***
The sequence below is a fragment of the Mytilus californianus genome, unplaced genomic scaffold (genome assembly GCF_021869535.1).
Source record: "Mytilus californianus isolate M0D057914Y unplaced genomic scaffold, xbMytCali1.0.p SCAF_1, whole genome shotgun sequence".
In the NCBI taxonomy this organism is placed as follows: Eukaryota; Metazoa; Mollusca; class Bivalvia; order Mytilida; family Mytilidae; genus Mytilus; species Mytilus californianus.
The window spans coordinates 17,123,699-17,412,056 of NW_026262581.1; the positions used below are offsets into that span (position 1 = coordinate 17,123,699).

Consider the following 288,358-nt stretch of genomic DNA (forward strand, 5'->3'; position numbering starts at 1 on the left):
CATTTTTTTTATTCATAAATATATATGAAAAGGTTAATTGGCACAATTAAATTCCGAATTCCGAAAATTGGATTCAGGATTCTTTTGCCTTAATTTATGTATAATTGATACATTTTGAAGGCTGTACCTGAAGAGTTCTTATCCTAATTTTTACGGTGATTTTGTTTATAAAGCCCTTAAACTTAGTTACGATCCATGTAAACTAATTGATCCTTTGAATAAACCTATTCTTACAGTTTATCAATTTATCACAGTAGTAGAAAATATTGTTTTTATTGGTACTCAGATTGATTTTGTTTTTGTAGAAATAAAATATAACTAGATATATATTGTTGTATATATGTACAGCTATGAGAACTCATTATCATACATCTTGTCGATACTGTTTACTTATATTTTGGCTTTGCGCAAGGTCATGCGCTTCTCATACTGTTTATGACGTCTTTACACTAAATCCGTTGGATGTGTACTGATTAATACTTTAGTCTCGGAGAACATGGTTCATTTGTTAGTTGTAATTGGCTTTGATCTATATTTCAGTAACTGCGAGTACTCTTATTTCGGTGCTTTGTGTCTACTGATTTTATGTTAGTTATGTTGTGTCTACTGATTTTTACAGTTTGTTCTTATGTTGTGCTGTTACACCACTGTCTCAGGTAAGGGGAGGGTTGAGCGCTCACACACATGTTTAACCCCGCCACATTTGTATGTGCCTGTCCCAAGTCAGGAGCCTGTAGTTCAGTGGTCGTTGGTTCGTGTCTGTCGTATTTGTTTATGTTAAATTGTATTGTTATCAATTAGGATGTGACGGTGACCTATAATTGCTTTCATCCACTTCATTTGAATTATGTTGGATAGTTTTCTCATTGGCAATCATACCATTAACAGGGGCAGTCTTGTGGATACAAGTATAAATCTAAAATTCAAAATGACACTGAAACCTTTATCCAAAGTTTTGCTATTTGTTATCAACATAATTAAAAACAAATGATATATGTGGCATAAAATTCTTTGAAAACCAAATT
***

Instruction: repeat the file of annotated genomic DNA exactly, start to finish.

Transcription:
The sequence below is a fragment of the Mytilus californianus genome, unplaced genomic scaffold (genome assembly GCF_021869535.1).
Source record: "Mytilus californianus isolate M0D057914Y unplaced genomic scaffold, xbMytCali1.0.p SCAF_1, whole genome shotgun sequence".
In the NCBI taxonomy this organism is placed as follows: Eukaryota; Metazoa; Mollusca; class Bivalvia; order Mytilida; family Mytilidae; genus Mytilus; species Mytilus californianus.
The window spans coordinates 17,123,699-17,412,056 of NW_026262581.1; the positions used below are offsets into that span (position 1 = coordinate 17,123,699).

Consider the following 288,358-nt stretch of genomic DNA (forward strand, 5'->3'; position numbering starts at 1 on the left):
CATTTTTTTTATTCATAAATATATATGAAAAGGTTAATTGGCACAATTAAATTCCGAATTCCGAAAATTGGATTCAGGATTCTTTTGCCTTAATTTATGTATAATTGATACATTTTGAAGGCTGTACCTGAAGAGTTCTTATCCTAATTTTTACGGTGATTTTGTTTATAAAGCCCTTAAACTTAGTTACGATCCATGTAAACTAATTGATCCTTTGAATAAACCTATTCTTACAGTTTATCAATTTATCACAGTAGTAGAAAATATTGTTTTTATTGGTACTCAGATTGATTTTGTTTTTGTAGAAATAAAATATAACTAGATATATATTGTTGTATATATGTACAGCTATGAGAACTCATTATCATACATCTTGTCGATACTGTTTACTTATATTTTGGCTTTGCGCAAGGTCATGCGCTTCTCATACTGTTTATGACGTCTTTACACTAAATCCGTTGGATGTGTACTGATTAATACTTTAGTCTCGGAGAACATGGTTCATTTGTTAGTTGTAATTGGCTTTGATCTATATTTCAGTAACTGCGAGTACTCTTATTTCGGTGCTTTGTGTCTACTGATTTTATGTTAGTTATGTTGTGTCTACTGATTTTTACAGTTTGTTCTTATGTTGTGCTGTTACACCACTGTCTCAGGTAAGGGGAGGGTTGAGCGCTCACACACATGTTTAACCCCGCCACATTTGTATGTGCCTGTCCCAAGTCAGGAGCCTGTAGTTCAGTGGTCGTTGGTTCGTGTCTGTCGTATTTGTTTATGTTAAATTGTATTGTTATCAATTAGGATGTGACGGTGACCTATAATTGCTTTCATCCACTTCATTTGAATTATGTTGGATAGTTTTCTCATTGGCAATCATACCATTAACAGGGGCAGTCTTGTGGATACAAGTATAAATCTAAAATTCAAAATGACACTGAAACCTTTATCCAAAGTTTTGCTATTTGTTATCAACATAATTAAAAACAAATGATATATGTGGCATAAAATTCTTTGAAAACCAAATT